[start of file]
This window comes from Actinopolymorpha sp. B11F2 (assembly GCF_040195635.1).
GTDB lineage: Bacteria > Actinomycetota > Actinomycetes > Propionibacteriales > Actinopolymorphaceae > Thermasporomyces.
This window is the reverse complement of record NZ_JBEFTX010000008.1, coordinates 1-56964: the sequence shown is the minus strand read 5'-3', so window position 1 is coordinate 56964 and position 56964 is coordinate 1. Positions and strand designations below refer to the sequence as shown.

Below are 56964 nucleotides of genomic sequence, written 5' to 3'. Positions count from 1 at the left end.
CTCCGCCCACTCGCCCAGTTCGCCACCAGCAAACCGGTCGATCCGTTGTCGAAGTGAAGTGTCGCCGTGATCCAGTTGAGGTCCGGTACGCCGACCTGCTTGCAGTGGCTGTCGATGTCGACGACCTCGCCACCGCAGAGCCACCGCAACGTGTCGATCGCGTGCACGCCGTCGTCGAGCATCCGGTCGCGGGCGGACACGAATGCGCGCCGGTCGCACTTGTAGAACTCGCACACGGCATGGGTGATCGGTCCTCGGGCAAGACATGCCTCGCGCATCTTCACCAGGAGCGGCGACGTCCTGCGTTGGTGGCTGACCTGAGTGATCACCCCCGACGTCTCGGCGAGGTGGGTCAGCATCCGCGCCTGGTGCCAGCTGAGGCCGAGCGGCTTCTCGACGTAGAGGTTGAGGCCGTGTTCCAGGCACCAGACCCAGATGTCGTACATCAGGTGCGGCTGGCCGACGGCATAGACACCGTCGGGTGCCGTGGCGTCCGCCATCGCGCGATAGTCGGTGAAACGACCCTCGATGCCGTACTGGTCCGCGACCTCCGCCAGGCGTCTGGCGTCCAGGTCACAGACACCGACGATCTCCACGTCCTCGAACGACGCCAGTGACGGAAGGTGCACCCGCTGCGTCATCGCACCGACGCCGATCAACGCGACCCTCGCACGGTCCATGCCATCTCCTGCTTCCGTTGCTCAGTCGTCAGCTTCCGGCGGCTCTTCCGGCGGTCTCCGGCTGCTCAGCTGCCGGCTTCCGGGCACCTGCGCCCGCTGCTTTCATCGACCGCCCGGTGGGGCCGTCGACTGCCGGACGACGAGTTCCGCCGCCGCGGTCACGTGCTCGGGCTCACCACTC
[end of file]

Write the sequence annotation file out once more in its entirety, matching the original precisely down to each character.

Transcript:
This window comes from Actinopolymorpha sp. B11F2 (assembly GCF_040195635.1).
GTDB lineage: Bacteria > Actinomycetota > Actinomycetes > Propionibacteriales > Actinopolymorphaceae > Thermasporomyces.
This window is the reverse complement of record NZ_JBEFTX010000008.1, coordinates 1-56964: the sequence shown is the minus strand read 5'-3', so window position 1 is coordinate 56964 and position 56964 is coordinate 1. Positions and strand designations below refer to the sequence as shown.

Below are 56964 nucleotides of genomic sequence, written 5' to 3'. Positions count from 1 at the left end.
CTCCGCCCACTCGCCCAGTTCGCCACCAGCAAACCGGTCGATCCGTTGTCGAAGTGAAGTGTCGCCGTGATCCAGTTGAGGTCCGGTACGCCGACCTGCTTGCAGTGGCTGTCGATGTCGACGACCTCGCCACCGCAGAGCCACCGCAACGTGTCGATCGCGTGCACGCCGTCGTCGAGCATCCGGTCGCGGGCGGACACGAATGCGCGCCGGTCGCACTTGTAGAACTCGCACACGGCATGGGTGATCGGTCCTCGGGCAAGACATGCCTCGCGCATCTTCACCAGGAGCGGCGACGTCCTGCGTTGGTGGCTGACCTGAGTGATCACCCCCGACGTCTCGGCGAGGTGGGTCAGCATCCGCGCCTGGTGCCAGCTGAGGCCGAGCGGCTTCTCGACGTAGAGGTTGAGGCCGTGTTCCAGGCACCAGACCCAGATGTCGTACATCAGGTGCGGCTGGCCGACGGCATAGACACCGTCGGGTGCCGTGGCGTCCGCCATCGCGCGATAGTCGGTGAAACGACCCTCGATGCCGTACTGGTCCGCGACCTCCGCCAGGCGTCTGGCGTCCAGGTCACAGACACCGACGATCTCCACGTCCTCGAACGACGCCAGTGACGGAAGGTGCACCCGCTGCGTCATCGCACCGACGCCGATCAACGCGACCCTCGCACGGTCCATGCCATCTCCTGCTTCCGTTGCTCAGTCGTCAGCTTCCGGCGGCTCTTCCGGCGGTCTCCGGCTGCTCAGCTGCCGGCTTCCGGGCACCTGCGCCCGCTGCTTTCATCGACCGCCCGGTGGGGCCGTCGACTGCCGGACGACGAGTTCCGCCGCCGCGGTCACGTGCTCGGGCTCACCACTC